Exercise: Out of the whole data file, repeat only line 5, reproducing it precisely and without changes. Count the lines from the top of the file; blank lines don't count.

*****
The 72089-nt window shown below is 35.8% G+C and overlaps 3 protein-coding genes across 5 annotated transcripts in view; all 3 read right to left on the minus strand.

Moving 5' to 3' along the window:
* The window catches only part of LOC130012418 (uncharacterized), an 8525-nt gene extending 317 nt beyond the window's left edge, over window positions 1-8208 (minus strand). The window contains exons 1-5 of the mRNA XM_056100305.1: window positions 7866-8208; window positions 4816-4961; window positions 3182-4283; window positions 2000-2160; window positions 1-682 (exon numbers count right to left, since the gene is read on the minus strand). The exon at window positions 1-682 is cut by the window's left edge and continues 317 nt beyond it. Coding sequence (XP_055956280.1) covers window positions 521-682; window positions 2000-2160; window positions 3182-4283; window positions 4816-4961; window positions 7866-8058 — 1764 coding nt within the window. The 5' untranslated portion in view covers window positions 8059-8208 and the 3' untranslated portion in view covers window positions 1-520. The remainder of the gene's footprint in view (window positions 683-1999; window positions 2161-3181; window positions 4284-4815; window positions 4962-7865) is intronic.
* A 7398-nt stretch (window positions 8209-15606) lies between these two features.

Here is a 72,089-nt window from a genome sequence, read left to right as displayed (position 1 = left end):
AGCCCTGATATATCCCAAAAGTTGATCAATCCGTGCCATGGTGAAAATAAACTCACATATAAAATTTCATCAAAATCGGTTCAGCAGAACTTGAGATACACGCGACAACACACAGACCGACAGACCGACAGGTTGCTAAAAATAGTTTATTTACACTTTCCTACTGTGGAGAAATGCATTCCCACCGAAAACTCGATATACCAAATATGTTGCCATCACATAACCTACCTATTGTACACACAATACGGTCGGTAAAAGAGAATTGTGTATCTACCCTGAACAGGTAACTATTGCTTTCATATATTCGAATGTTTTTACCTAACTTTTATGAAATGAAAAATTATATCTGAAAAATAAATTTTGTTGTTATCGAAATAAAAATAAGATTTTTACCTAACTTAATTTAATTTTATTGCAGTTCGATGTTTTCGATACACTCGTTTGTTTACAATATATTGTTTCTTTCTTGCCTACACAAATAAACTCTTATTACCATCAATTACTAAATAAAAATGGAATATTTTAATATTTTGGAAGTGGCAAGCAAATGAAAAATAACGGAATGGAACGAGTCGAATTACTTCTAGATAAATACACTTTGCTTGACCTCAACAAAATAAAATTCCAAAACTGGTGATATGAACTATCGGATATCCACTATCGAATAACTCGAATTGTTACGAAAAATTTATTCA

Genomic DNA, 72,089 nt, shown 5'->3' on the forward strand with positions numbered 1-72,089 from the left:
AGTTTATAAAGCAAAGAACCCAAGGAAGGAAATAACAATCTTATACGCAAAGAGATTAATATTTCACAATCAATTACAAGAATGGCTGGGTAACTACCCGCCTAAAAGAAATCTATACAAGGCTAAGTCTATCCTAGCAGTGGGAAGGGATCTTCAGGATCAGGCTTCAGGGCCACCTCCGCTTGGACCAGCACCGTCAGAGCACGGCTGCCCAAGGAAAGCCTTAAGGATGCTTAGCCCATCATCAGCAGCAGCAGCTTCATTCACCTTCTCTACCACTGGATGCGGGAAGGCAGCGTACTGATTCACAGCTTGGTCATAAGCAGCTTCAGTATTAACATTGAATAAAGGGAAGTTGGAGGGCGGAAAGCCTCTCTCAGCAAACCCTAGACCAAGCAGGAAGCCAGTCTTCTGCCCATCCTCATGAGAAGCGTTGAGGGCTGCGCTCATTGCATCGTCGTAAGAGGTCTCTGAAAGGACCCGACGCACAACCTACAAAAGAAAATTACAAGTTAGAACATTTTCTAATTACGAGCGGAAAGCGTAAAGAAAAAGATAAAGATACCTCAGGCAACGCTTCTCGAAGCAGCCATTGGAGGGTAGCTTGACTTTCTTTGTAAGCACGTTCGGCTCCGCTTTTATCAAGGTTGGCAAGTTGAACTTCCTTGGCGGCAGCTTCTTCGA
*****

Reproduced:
Here is a 72,089-nt window from a genome sequence, read left to right as displayed (position 1 = left end):